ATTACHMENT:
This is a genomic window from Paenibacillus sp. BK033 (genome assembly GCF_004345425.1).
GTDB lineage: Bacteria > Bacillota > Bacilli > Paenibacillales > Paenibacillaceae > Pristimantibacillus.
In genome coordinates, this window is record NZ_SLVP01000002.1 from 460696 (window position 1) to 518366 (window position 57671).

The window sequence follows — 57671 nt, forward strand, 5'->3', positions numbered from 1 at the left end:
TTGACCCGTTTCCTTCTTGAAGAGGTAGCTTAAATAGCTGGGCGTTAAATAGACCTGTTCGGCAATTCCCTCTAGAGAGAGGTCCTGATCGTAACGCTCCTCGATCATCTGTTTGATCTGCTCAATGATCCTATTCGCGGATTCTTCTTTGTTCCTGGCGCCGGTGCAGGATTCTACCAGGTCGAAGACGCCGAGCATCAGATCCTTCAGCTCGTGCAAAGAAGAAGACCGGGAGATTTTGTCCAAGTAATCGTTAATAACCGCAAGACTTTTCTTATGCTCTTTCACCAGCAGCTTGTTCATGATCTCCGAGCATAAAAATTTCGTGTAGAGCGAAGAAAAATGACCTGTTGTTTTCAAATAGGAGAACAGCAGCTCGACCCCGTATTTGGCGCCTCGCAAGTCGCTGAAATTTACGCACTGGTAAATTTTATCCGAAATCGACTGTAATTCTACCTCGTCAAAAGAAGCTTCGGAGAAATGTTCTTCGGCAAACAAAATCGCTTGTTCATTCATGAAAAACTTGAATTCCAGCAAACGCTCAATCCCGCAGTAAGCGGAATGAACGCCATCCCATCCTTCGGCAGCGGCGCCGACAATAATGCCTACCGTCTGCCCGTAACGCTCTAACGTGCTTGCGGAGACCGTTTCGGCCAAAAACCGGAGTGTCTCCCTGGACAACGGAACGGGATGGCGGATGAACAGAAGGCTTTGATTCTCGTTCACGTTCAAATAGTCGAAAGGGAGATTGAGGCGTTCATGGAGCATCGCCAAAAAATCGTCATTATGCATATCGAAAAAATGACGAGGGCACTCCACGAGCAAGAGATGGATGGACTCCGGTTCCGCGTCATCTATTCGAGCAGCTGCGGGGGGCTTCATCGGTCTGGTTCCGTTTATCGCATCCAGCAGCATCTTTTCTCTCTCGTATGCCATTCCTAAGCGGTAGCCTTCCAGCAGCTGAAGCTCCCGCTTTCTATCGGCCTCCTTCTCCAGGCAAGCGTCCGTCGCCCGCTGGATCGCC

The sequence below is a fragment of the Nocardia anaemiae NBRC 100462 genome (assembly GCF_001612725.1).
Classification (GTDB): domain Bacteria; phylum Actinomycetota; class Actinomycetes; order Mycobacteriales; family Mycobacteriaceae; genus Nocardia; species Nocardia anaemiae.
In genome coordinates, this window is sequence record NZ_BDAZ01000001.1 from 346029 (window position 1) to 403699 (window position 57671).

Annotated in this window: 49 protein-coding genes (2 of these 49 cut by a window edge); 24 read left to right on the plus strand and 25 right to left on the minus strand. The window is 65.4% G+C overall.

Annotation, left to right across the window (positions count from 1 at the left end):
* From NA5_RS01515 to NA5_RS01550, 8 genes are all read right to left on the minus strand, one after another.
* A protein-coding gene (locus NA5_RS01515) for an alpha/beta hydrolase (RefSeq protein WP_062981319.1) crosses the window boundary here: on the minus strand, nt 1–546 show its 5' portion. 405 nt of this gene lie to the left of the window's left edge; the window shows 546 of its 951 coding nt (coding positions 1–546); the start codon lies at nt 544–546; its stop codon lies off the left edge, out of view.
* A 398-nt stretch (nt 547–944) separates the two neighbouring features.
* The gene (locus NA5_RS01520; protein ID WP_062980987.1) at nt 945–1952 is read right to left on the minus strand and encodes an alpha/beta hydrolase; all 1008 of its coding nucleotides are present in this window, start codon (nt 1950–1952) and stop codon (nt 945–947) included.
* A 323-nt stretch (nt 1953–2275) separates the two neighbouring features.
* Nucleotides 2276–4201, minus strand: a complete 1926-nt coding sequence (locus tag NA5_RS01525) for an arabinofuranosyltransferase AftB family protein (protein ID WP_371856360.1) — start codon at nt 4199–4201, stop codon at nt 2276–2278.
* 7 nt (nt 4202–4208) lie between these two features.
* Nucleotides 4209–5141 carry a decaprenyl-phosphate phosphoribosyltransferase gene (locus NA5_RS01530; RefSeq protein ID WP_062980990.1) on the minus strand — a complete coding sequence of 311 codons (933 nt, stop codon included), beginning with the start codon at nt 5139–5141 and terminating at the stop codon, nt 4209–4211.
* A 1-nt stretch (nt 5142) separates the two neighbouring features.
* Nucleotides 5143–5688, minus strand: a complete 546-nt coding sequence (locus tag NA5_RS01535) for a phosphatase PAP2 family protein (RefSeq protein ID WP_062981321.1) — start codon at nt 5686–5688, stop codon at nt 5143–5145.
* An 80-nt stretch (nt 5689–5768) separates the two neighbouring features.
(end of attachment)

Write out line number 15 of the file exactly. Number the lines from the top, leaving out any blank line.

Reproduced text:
* A 323-nt stretch (nt 1953–2275) separates the two neighbouring features.